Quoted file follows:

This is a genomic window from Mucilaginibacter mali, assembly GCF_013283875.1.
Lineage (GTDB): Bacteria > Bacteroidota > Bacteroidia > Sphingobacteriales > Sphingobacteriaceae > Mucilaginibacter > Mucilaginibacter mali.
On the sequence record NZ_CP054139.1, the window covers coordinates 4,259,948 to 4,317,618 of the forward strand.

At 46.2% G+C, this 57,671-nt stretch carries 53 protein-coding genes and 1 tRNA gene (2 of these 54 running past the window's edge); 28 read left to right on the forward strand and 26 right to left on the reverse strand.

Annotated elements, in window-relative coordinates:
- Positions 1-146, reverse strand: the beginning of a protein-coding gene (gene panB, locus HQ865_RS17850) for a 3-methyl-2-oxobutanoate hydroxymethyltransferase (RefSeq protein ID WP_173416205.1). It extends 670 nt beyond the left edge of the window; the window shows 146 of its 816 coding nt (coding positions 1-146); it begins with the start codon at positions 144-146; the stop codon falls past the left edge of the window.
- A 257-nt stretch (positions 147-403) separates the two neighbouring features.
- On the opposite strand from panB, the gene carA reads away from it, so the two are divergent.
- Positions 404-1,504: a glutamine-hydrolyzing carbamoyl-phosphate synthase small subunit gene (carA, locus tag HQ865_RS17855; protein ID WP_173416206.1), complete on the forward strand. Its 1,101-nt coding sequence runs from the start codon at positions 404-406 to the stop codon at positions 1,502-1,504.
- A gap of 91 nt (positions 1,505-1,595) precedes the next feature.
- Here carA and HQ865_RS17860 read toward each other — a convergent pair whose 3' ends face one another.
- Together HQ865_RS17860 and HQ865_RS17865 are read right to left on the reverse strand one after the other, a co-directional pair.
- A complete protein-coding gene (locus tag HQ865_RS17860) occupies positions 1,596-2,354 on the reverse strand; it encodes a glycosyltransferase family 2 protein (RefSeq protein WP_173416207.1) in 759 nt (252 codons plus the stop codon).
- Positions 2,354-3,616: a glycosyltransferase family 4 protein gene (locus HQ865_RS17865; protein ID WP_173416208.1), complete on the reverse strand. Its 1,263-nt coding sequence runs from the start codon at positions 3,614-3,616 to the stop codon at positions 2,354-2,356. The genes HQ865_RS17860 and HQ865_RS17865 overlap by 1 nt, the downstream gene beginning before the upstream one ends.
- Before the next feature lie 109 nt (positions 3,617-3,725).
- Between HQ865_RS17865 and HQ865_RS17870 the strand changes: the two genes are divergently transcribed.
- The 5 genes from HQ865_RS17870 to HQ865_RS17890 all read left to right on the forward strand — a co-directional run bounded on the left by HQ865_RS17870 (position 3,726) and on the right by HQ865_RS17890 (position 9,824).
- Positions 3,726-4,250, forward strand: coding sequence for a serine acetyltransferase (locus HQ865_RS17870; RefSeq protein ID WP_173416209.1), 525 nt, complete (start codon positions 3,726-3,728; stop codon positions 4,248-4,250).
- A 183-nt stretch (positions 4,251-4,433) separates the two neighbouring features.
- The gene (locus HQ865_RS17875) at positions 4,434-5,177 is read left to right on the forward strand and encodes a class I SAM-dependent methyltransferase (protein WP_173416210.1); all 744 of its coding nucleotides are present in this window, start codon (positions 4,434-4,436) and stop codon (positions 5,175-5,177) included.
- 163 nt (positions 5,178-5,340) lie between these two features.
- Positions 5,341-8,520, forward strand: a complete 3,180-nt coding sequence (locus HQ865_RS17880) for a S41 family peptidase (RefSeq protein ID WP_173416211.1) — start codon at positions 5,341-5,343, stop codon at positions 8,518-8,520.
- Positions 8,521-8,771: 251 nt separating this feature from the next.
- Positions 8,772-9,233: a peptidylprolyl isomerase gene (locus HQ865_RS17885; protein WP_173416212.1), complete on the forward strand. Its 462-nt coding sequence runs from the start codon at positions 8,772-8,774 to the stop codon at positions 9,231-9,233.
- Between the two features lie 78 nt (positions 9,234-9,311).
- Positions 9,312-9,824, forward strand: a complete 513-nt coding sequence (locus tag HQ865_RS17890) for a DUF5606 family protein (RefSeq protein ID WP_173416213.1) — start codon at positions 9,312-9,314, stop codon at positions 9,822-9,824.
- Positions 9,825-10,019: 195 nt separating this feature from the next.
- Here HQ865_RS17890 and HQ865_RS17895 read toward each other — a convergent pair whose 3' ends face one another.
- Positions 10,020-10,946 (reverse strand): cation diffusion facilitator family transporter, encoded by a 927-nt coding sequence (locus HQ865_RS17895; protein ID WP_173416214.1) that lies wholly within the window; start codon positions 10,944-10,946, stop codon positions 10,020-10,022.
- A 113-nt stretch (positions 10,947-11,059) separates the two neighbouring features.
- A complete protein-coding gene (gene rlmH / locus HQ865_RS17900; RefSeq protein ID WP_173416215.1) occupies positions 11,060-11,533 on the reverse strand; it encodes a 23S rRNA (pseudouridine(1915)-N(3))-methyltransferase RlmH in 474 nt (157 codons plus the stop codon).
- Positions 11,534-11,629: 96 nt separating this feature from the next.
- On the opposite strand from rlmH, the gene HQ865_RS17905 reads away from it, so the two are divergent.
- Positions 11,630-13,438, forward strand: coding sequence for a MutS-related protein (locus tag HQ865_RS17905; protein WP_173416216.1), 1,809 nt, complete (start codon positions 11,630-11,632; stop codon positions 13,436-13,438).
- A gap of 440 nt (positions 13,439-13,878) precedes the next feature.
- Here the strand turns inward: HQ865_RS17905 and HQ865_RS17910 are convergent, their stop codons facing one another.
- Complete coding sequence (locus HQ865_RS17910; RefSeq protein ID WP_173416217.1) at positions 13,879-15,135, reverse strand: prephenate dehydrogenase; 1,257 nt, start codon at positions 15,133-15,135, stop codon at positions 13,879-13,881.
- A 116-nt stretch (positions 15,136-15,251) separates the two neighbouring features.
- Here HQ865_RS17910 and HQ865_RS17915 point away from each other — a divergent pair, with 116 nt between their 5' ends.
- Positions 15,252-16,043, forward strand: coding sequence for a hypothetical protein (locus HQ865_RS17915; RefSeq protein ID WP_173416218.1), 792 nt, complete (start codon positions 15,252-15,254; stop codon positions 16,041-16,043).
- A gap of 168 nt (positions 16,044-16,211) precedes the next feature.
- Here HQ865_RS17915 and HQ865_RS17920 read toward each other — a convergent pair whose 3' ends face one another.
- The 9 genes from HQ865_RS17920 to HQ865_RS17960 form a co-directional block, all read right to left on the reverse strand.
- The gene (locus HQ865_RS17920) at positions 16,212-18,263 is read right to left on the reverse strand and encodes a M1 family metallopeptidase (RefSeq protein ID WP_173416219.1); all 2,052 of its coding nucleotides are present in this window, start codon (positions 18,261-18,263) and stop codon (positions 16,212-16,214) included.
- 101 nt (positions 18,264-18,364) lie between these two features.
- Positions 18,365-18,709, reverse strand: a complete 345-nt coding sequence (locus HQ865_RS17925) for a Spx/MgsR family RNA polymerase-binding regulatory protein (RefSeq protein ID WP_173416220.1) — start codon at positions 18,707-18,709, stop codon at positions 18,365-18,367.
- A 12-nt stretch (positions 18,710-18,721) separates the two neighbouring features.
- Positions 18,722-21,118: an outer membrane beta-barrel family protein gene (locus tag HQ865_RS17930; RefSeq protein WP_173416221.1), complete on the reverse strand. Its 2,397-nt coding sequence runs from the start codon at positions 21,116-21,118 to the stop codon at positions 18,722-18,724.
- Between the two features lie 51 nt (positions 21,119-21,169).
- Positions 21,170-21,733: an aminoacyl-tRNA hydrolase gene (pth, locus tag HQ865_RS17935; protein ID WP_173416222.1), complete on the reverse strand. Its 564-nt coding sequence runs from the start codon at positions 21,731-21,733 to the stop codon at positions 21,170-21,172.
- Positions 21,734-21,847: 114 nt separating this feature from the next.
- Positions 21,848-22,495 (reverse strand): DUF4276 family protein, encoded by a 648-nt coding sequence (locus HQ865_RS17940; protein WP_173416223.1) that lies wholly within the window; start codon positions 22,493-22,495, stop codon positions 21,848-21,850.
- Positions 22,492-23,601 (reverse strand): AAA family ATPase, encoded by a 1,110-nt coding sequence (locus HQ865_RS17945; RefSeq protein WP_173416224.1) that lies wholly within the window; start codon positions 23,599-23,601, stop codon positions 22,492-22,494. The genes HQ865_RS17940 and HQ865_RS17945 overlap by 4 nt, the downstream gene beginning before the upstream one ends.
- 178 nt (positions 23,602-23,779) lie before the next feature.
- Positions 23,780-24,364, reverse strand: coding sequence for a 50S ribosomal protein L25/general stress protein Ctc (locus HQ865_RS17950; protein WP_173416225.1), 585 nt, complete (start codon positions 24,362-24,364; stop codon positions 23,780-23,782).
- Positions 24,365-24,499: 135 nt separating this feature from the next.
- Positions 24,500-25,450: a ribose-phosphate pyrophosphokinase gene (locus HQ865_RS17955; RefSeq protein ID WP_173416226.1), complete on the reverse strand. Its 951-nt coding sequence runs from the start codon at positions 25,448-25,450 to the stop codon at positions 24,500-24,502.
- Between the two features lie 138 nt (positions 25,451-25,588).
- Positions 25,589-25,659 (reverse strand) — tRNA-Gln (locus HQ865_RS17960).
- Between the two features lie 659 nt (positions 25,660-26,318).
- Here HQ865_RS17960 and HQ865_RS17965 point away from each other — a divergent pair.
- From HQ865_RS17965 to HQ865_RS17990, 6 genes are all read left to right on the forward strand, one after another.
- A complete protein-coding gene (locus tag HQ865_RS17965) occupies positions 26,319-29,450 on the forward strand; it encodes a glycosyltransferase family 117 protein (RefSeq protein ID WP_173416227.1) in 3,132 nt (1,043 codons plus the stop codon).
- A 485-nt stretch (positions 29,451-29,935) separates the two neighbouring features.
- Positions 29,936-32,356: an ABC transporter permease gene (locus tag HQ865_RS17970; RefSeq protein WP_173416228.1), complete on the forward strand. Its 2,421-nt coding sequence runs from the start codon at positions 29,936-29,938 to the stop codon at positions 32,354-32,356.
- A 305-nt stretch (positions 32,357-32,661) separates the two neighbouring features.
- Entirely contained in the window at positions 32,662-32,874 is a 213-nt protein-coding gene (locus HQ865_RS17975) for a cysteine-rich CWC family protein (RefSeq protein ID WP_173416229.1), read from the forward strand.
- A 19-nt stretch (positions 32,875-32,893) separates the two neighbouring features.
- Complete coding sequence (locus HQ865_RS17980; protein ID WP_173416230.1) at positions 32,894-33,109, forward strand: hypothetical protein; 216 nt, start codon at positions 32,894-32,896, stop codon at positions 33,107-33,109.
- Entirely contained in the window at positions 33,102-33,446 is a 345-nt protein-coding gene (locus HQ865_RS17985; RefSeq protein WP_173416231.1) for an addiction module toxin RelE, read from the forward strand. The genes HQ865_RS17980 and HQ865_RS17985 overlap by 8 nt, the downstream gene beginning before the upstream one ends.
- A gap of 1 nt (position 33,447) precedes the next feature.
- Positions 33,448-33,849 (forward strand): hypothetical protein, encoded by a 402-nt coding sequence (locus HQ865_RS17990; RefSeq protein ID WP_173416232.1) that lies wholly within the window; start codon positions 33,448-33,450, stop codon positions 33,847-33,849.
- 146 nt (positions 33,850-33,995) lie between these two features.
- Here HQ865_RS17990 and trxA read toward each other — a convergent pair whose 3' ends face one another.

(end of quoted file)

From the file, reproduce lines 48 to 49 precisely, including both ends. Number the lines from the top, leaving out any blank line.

- Positions 18,722-21,118: an outer membrane beta-barrel family protein gene (locus tag HQ865_RS17930; RefSeq protein WP_173416221.1), complete on the reverse strand. Its 2,397-nt coding sequence runs from the start codon at positions 21,116-21,118 to the stop codon at positions 18,722-18,724.
- Between the two features lie 51 nt (positions 21,119-21,169).